Kristin (#3,766)

Are their finances shared at all? Because if they are, I don’t see why it’s totally unreasonable for him to ask her to budget, or for her to at least give it a try for a month or two.

EDaily (#4,396)

The fact of the matter is, budgeting doesn’t work for some people, and forcing someone to do it isn’t going to help. If the husband’s budgeting comment is really about shared expenses, and DeeDee is not spending more than she should be, it really doesn’t matter what she’s spending her money on. What really matters is the big picture. My partner and I set goals together: How much we want to save; what we want to save for. As long as we’re doing what we need to be doing to reach those goals, all the small details don’t matter.

Beaks (#3,488)

As the number-budgeting partner of a mental-budgeting person, here’s how we worked things out. We’ve fully combined finances, so our circumstances are probably different.

My partner is super good with money but talking about/ planning about it makes him really anxious. Whereas I like to know the whole picture of what we have/ where it’s going or I get anxious. So the deal is, we sit down at major life changes (moves, major salary changes, whatever) and I propose a budget. He proposes changes. Then I manage the budget until the next check-in and he ignores it entirely. He only has one day of anxiety every year or so and I get my security blanket. We tend to stay within budgets just through our general spending habits, and most shared budget items are fixed costs.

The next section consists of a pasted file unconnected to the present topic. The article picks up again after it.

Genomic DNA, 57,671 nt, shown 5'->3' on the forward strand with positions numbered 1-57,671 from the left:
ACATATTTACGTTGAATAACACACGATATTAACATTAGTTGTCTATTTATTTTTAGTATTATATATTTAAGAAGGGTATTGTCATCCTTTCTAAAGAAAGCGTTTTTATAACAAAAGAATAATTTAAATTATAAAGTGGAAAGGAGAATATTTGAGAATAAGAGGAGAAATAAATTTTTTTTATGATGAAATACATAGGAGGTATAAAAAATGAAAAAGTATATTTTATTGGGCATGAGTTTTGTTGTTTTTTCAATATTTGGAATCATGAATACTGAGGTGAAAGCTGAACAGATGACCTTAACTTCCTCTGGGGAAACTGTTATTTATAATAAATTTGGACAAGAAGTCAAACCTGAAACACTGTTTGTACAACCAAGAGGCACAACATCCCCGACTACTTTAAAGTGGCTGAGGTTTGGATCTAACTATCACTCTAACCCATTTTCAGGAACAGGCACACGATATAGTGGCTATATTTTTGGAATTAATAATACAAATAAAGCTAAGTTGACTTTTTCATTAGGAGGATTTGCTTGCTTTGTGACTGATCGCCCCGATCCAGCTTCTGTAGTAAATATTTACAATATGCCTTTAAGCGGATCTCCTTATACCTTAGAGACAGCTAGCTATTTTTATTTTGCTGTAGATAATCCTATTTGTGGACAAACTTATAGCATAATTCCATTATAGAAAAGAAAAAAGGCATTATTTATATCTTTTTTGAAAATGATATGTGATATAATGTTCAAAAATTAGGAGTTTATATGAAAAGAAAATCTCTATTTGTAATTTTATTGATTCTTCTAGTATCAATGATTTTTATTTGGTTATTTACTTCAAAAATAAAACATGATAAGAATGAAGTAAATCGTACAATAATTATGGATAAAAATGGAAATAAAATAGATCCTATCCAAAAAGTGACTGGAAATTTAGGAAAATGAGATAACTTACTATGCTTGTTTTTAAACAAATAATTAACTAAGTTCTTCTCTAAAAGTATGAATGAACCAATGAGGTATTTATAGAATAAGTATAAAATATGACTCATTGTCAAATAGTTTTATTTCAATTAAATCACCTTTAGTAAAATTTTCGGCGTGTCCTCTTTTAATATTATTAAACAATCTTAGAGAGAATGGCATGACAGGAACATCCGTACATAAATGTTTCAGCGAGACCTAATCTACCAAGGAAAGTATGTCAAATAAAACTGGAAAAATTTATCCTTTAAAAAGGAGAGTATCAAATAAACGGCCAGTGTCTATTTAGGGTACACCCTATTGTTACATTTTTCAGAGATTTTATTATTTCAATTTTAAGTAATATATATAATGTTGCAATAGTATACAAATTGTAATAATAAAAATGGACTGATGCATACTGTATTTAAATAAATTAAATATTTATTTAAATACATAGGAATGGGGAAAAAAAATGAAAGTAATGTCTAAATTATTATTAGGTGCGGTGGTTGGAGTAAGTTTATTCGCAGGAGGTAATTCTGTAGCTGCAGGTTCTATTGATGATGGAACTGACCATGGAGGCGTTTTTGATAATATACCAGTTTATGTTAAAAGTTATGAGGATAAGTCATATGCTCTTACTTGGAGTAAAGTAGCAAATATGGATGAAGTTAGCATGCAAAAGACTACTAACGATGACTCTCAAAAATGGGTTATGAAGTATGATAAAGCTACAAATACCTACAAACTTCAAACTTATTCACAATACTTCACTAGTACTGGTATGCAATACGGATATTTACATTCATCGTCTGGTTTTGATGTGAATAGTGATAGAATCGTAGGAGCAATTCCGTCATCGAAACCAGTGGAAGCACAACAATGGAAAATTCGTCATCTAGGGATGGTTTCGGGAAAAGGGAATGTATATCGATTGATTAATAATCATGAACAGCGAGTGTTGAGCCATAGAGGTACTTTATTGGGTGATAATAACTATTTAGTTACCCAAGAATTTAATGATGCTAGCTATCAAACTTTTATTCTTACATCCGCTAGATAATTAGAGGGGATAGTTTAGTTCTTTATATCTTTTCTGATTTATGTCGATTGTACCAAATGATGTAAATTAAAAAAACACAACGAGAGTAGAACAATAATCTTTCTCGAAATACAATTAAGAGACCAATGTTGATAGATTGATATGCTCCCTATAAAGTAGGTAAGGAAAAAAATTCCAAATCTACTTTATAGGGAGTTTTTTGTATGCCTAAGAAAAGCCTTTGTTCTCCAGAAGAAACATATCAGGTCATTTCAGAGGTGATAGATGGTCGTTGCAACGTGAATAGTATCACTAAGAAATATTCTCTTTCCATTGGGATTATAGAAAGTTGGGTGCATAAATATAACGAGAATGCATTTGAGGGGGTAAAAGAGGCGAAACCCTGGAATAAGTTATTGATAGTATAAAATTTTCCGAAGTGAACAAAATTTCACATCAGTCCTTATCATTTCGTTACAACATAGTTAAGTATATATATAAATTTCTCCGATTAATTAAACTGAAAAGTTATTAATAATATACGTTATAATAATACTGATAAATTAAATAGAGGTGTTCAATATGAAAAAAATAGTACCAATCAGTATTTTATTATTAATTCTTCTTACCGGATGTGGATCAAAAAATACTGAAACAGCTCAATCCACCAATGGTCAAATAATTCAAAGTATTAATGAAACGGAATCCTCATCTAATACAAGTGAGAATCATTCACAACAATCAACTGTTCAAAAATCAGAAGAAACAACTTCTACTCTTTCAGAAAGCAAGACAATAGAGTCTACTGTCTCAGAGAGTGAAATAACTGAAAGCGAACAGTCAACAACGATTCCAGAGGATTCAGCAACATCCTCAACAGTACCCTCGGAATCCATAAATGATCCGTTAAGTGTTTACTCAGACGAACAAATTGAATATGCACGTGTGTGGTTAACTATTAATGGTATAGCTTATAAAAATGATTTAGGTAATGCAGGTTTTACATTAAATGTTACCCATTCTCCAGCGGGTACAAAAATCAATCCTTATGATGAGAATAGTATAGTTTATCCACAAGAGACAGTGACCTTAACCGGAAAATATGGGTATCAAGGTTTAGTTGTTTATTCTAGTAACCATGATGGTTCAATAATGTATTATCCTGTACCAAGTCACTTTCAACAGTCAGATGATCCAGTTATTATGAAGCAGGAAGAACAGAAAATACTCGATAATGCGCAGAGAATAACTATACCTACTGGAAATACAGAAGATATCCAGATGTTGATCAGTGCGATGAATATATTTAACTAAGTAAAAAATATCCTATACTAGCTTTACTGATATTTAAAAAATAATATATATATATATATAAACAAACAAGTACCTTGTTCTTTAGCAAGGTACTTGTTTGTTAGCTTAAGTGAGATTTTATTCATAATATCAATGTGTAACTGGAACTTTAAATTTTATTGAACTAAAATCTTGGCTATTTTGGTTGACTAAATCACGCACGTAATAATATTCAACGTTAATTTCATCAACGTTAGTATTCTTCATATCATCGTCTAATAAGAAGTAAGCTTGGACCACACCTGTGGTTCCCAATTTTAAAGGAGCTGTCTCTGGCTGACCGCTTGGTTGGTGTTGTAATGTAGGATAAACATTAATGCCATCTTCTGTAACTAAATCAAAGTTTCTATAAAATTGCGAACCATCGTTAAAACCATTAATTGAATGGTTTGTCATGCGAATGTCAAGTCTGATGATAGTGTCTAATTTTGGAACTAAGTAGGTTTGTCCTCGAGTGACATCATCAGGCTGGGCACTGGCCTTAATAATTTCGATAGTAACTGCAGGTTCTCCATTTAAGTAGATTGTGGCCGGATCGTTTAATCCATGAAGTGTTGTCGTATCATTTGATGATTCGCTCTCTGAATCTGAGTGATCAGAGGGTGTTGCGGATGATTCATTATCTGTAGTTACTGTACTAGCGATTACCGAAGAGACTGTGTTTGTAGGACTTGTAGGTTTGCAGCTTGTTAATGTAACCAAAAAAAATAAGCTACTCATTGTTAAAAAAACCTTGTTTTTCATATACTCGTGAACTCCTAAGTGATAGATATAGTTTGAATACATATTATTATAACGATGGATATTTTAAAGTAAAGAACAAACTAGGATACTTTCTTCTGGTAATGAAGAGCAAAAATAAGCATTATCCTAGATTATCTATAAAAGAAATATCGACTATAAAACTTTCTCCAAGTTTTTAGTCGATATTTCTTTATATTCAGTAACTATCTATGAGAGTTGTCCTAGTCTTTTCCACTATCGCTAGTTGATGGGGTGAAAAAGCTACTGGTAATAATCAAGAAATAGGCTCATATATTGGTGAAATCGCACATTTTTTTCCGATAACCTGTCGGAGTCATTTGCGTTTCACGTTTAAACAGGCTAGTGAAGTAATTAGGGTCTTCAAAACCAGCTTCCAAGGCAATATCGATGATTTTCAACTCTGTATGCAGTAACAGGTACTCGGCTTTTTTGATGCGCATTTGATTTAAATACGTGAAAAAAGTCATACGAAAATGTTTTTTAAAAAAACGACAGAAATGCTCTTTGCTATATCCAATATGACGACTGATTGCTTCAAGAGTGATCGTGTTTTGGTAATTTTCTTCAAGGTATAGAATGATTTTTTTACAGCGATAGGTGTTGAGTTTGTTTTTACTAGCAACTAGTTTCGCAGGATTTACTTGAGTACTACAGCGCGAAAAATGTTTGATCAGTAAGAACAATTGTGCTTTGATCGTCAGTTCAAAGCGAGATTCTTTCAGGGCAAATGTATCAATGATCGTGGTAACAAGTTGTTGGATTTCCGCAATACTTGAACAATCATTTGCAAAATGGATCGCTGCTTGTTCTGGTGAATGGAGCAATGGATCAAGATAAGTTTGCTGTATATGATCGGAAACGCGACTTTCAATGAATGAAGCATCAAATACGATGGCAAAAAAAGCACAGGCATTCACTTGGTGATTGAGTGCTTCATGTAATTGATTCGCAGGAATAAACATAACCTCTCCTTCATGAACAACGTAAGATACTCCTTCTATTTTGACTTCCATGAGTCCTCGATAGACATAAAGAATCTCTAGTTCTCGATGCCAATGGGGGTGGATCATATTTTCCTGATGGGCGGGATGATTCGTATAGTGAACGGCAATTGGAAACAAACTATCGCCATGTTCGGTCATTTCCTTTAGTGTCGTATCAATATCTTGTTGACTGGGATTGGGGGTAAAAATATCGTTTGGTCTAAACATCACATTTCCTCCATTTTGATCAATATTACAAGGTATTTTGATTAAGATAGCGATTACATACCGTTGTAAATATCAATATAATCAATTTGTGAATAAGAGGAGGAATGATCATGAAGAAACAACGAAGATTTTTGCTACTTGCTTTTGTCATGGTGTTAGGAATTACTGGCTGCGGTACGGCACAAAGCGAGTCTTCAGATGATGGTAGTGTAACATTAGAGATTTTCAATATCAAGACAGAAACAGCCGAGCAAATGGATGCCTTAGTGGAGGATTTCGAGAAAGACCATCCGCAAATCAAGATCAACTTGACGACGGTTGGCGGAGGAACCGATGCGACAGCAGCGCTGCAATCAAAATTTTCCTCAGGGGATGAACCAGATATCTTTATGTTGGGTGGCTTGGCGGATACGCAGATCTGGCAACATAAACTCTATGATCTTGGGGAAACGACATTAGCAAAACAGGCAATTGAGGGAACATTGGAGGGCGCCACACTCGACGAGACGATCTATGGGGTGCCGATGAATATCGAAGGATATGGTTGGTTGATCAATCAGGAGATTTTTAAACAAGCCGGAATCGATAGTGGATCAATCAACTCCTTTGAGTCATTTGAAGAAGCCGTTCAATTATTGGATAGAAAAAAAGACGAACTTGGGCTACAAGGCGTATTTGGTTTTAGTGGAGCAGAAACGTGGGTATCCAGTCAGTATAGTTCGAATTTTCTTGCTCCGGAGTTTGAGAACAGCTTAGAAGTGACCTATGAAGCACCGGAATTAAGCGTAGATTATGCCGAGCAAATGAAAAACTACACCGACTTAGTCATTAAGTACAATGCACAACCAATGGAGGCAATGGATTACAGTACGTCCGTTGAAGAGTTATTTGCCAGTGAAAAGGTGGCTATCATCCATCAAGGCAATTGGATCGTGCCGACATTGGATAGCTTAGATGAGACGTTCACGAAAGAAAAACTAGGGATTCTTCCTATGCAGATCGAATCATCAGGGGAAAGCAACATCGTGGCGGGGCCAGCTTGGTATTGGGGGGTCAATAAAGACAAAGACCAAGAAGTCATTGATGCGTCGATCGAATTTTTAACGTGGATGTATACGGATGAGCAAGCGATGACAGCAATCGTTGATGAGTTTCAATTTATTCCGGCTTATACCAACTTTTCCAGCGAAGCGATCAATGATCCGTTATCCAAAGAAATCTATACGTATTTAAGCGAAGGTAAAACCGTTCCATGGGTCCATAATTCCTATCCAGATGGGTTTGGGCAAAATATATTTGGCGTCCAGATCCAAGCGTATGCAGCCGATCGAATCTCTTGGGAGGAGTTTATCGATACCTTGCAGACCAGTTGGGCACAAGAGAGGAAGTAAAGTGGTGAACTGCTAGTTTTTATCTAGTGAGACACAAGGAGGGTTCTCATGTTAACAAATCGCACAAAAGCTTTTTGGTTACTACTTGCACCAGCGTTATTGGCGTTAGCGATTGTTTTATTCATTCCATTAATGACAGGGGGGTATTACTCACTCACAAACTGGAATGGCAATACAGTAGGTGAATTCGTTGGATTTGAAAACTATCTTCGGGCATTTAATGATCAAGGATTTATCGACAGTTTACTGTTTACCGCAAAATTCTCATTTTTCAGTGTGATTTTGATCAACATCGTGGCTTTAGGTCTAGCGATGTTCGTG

Part of the budget includes discretionary spending money that each get to spend however we want, and that is up to each of us to manage individually. In exchange for my long-range planning work(I also deal with our investments/ retirement/ etc) he does all of the routine bill paying.